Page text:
OIA publishes 2017 Annual Report

We publish our Annual Report for 2017 on 26 April 2018.

The Report sets out:

  • The number and outcomes of complaints we received and closed
  • Examples of the complaints students make to us, and the Recommendations we make when we find complaints Justified or Partly Justified
  • Common issues arising in the complaints we deal with
  • Our evolving role in the higher education sector
  • Information about our work sharing good practice in handling complaints and academic appeals.

Felicity Mitchell, Independent Adjudicator said:

“The Report reflects our ongoing strong performance in reviewing student complaints. It matters to students that their concerns are resolved in a timely way, and in 2017 we delivered this, exceeding all of our key performance indicators that relate to the timeliness of our processes. When things go wrong we can recommend practical remedies to put things right for students, and our Report gives some examples of this. It is of course even better to prevent issues arising in the first place. In 2017 we significantly developed our work to share learning from complaints, promoting good practice across the sector.”

Ben Elger, Chief Executive, said:

“Our vision is that higher education students are always treated fairly. Access for students to independent redress for their unresolved complaints is an important part of this, and the Higher Education and Research Act (HERA) extends our membership, giving more higher education students access to our Scheme. Our wider role in the regulatory framework, independent from other sector organisations but interdependent with them, enables us to play our full part in the sector, working with others to the benefit of students and higher education providers.”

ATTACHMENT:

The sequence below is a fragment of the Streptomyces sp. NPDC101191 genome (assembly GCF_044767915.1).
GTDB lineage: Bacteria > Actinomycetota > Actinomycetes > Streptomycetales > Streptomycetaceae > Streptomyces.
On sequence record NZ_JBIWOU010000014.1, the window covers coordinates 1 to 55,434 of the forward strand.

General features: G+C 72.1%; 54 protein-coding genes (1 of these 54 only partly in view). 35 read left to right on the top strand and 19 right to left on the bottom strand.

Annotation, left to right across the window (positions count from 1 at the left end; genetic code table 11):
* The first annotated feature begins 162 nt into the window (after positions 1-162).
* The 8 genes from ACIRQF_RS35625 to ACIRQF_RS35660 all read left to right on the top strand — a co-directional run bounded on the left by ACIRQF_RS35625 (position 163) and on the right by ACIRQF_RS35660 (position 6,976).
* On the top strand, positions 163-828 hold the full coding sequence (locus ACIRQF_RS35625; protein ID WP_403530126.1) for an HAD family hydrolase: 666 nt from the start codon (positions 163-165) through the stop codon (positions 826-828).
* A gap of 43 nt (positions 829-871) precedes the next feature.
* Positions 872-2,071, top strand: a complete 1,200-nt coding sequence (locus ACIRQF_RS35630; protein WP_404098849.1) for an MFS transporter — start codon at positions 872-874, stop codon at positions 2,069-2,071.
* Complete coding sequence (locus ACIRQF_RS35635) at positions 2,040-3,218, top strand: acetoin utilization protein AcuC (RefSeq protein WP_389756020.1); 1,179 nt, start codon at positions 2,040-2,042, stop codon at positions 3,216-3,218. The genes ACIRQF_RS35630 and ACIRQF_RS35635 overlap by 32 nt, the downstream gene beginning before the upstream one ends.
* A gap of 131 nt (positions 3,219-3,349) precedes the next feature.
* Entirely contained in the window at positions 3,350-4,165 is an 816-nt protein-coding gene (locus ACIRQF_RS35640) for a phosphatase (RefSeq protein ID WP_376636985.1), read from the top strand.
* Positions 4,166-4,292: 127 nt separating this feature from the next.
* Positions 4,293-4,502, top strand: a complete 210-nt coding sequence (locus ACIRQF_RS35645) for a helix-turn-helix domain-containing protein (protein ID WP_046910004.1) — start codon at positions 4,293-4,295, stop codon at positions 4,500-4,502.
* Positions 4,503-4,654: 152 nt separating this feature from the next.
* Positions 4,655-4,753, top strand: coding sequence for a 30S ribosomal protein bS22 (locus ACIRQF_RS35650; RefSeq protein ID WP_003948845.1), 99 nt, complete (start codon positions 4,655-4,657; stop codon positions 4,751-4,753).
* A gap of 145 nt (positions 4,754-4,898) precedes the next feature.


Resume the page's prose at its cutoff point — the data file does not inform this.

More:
Our Report in detail

Complaint numbers and outcomes

  • The number of complaints we received rose slightly in 2017. We received 1,635 new complaints in 2017, compared to 1,517 in 2016.
  • We closed 1,640 complaints. 2017 was the fifth consecutive year in which we closed more complaints than we received.
  • We consistently closed more than 75 per cent of cases within six months of receipt during the year, sustaining the significant improvement we have made in recent years in the time we take to review complaints.
  • In total, 24 per cent of cases were Justified, Partly Justified, or settled in favour of the student. This is slightly higher than in 2016 (22 per cent). Of these, four per cent were Justified, 11 per cent Partly Justified and nine per cent settled.
  • In addition to the many practical remedies we recommended, financial remedies were offered by providers to almost 200 students as a result of our reviews, with payments in 15 cases exceeding £5,000. The total amount we recommended was £583,321.29. The highest single amount included future stipend payments and totalled around £47,000. In addition, providers paid just under £70,000 to students through settlement agreements reached after students complained to us.

The nature of complaints

The overall pattern of complaints in 2017 was broadly similar to the previous year.

We again dealt with significantly more complaints about issues affecting a student’s academic status than any other category of complaint. This category includes issues such as the mark given for an assessment or in an examination, progression between years, or final degree results. In 2017, 50 per cent of the complaints we closed related to academic status (54 per cent in 2016).

Other categories of complaint were: